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Reviewed June 2007

What is the official name of the HLCS gene?

The official name of this gene is “holocarboxylase synthetase.”

HLCS is the gene's official symbol. The HLCS gene is also known by other names, listed below.

Read more about gene names and symbols on the About page.

What is the normal function of the HLCS gene?

The HLCS gene provides instructions for making an enzyme called holocarboxylase synthetase. This enzyme is important for the effective use of biotin, a B vitamin found in foods such as liver, egg yolks, and milk. In many of the body's tissues, holocarboxylase synthetase activates enzymes called biotin-dependent carboxylases by attaching biotin to them. These carboxylases are involved in many critical cellular functions, including the production and breakdown of proteins, fats, and carbohydrates.

Holocarboxylase synthetase may also play a role in regulating the activity of genes. In the nucleus, the enzyme likely attaches biotin molecules to histones, which are structural proteins that bind to DNA and give chromosomes their shape. Changing the shape of histones may help determine whether certain genes are turned on or off; however, it is not known how adding biotin affects gene regulation.

How are changes in the HLCS gene related to health conditions?

holocarboxylase synthetase deficiency - caused by mutations in the HLCS gene

About 30 mutations in the HLCS gene have been identified in people with holocarboxylase synthetase deficiency. Most of these mutations change a single protein building block (amino acid) in the holocarboxylase synthetase enzyme. Many of the known mutations occur in a region of the enzyme that binds to biotin. These genetic changes reduce the enzyme's ability to attach biotin to carboxylases and histones. Without biotin, carboxylases remain inactive and are unable to process proteins, fats, and carbohydrates effectively. A lack of holocarboxylase synthetase activity may also alter the regulation of certain genes that are important for normal development. Researchers believe that these defects in enzyme function underlie the breathing problems, skin rashes, and other characteristic signs and symptoms of holocarboxylase synthetase deficiency.

Where is the HLCS gene located?

Cytogenetic Location: 21q22.13

Molecular Location on chromosome 21: base pairs 36,750,888 to 36,990,246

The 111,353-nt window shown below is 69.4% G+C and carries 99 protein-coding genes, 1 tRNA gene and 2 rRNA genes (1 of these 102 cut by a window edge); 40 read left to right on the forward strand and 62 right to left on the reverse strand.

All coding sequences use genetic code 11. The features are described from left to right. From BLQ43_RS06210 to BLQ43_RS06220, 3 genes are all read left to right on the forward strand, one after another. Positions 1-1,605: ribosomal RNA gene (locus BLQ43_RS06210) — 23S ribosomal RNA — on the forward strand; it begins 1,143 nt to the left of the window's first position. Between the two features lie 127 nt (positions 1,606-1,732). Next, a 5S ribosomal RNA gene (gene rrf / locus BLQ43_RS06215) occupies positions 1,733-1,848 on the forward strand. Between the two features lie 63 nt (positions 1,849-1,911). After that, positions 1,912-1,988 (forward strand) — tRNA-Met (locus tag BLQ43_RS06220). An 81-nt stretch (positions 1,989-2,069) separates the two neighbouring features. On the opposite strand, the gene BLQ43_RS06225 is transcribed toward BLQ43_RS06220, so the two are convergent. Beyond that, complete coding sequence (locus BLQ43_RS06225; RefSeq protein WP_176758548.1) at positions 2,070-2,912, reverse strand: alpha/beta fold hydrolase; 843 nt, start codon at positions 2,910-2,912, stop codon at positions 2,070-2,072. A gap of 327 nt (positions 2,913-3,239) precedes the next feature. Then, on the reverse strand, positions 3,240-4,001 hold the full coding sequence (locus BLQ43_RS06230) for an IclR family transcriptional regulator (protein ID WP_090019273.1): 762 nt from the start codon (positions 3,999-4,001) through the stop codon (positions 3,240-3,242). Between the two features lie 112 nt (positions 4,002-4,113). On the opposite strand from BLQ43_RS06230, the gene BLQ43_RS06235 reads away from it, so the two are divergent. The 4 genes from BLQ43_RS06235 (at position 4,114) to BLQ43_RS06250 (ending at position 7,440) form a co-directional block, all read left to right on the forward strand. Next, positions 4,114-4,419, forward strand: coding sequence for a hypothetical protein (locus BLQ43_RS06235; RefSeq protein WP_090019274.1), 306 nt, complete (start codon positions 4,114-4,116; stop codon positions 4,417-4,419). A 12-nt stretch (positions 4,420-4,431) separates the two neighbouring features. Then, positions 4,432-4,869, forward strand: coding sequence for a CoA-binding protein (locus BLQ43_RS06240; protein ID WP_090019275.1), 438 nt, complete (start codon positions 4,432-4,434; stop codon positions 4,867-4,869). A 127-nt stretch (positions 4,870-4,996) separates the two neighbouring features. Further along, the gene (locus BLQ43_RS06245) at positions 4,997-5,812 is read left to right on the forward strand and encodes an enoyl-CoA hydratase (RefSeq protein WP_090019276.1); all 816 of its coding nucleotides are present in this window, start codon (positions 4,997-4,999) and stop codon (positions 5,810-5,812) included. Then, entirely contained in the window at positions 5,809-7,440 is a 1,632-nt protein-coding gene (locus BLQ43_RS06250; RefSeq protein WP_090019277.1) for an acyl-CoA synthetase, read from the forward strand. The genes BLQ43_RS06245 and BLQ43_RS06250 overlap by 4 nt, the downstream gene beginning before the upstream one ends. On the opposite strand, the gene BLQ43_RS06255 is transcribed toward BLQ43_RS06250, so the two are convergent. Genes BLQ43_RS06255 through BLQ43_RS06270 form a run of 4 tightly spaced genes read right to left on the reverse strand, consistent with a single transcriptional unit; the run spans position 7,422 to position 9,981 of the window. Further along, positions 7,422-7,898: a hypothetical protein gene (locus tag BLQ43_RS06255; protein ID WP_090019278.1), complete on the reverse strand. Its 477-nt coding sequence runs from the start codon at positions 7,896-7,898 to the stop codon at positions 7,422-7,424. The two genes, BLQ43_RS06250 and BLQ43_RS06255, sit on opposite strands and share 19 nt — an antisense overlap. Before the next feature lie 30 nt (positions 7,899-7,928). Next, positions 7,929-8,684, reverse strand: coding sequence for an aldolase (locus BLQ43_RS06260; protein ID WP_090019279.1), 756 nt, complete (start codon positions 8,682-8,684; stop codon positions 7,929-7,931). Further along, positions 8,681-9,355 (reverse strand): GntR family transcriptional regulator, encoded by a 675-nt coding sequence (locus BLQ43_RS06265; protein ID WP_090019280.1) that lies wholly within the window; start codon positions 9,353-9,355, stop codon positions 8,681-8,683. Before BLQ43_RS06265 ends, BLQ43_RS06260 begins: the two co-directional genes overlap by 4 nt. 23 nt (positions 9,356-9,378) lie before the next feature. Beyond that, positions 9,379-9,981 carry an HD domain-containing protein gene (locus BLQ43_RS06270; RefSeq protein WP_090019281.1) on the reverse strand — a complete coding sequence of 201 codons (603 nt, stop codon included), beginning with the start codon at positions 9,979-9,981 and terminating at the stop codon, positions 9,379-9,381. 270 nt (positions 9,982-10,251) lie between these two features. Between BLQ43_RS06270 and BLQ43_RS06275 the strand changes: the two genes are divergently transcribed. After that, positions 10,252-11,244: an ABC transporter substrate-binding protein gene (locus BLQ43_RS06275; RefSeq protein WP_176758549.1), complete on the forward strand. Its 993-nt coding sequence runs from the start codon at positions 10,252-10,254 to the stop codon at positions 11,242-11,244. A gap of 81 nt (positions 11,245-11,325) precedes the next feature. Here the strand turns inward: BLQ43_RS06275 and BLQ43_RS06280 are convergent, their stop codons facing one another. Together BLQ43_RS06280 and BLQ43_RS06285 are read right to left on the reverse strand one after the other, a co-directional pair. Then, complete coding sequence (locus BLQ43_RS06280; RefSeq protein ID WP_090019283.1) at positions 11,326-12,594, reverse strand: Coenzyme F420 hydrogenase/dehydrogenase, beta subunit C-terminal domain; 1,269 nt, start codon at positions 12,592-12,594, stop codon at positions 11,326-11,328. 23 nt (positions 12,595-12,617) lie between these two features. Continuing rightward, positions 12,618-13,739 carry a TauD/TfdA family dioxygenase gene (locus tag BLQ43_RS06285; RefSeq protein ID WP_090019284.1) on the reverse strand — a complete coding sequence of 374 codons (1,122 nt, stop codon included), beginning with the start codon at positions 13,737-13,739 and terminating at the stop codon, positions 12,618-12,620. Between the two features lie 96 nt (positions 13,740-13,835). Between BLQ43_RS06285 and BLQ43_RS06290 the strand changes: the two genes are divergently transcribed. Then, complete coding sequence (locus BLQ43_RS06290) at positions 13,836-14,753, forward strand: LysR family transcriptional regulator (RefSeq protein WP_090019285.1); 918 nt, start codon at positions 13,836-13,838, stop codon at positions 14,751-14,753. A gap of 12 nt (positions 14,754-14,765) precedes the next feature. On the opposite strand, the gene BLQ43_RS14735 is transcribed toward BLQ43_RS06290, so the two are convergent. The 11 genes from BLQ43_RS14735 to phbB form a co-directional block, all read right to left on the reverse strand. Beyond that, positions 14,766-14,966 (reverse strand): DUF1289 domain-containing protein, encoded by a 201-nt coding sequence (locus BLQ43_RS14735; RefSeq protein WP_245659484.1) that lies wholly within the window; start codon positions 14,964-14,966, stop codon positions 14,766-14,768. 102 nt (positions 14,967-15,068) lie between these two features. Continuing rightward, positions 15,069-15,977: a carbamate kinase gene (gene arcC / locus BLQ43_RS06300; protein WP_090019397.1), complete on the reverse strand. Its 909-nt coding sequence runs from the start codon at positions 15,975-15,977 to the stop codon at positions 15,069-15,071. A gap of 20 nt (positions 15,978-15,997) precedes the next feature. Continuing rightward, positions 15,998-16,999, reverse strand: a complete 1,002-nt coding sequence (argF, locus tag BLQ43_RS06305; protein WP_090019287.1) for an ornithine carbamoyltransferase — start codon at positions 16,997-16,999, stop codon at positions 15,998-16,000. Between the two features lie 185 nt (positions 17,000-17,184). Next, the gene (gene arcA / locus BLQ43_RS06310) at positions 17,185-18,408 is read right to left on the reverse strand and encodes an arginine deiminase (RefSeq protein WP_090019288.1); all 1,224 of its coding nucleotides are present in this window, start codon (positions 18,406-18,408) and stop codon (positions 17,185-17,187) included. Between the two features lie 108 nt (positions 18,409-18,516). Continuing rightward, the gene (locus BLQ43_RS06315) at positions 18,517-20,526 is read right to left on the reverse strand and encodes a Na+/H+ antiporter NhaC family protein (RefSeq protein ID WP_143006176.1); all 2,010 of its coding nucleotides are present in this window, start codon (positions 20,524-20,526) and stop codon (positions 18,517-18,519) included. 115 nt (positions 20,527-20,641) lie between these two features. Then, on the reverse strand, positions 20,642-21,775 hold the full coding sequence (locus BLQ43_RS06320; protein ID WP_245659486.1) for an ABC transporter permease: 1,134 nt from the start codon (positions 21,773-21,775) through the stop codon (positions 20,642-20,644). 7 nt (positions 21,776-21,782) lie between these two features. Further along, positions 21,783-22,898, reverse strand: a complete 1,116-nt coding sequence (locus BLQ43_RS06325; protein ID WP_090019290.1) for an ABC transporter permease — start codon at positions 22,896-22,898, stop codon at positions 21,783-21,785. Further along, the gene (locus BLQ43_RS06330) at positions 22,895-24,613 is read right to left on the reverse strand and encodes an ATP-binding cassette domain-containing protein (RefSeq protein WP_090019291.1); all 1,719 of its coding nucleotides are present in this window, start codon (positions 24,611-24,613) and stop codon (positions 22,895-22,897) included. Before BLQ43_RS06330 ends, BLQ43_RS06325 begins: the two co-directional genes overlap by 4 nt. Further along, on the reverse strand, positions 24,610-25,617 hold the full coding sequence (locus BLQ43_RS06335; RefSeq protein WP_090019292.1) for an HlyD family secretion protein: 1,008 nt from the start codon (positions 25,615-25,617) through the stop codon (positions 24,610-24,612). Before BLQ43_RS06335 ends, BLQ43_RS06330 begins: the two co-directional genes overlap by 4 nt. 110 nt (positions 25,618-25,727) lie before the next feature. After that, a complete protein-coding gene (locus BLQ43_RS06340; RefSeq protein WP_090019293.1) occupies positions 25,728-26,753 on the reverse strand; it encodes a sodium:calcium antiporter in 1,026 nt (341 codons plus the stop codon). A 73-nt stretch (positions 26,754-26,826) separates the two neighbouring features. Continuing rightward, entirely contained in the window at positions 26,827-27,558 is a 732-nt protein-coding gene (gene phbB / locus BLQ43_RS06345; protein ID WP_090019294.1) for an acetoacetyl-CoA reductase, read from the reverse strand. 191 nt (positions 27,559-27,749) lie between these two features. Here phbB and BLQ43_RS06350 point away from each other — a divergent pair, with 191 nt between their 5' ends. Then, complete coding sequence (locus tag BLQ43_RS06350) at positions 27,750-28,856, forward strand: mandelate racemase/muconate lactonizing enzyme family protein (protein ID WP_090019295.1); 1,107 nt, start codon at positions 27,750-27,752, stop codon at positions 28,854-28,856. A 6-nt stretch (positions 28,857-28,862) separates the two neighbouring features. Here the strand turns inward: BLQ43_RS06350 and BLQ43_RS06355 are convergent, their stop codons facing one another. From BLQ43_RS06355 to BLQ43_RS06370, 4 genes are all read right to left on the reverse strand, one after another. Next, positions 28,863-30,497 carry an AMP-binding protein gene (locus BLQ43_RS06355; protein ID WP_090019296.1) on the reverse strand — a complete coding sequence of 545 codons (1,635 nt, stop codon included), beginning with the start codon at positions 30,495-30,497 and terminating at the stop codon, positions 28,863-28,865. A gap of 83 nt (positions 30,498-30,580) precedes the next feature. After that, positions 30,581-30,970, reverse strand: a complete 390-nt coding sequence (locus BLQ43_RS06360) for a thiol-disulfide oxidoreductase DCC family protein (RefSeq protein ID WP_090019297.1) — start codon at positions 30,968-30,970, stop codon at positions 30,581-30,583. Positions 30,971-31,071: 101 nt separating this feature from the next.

(Homo sapiens Annotation Release 107, GRCh38.p2) (NCBIThis link leads to a site outside Genetics Home Reference.)

The HLCS gene is located on the long (q) arm of chromosome 21 at position 22.13.

The HLCS gene is located on the long (q) arm of chromosome 21 at position 22.13.

More precisely, the HLCS gene is located from base pair 36,750,888 to base pair 36,990,246 on chromosome 21.

See How do geneticists indicate the location of a gene? in the Handbook.

Where can I find additional information about HLCS?

You and your healthcare professional may find the following resources about HLCS helpful.

You may also be interested in these resources, which are designed for genetics professionals and researchers.

What other names do people use for the HLCS gene or gene products?

  • biotin apo-protein ligase
  • biotin-protein ligase
  • HCS
  • holocarboxylase synthetase (biotin-(proprionyl-CoA-carboxylase (ATP-hydrolysing)) ligase)
  • holocarboxylase synthetase (biotin-(proprionyl-Coenzyme A-carboxylase (ATP-hydrolysing)) ligase)

Where can I find general information about genes?

The Handbook provides basic information about genetics in clear language.

These links provide additional genetics resources that may be useful.

What glossary definitions help with understanding HLCS?

amino acid ; ATP ; biotin ; breakdown ; carboxylase ; CoA ; coenzyme A ; deficiency ; DNA ; egg ; enzyme ; gene ; gene regulation ; ligase ; nucleus ; protein

You may find definitions for these and many other terms in the Genetics Home Reference Glossary.

See also Understanding Medical Terminology.

References (9 links)


The resources on this site should not be used as a substitute for professional medical care or advice. Users seeking information about a personal genetic disease, syndrome, or condition should consult with a qualified healthcare professional. See How can I find a genetics professional in my area? in the Handbook.

Reviewed: June 2007
Published: February 1, 2016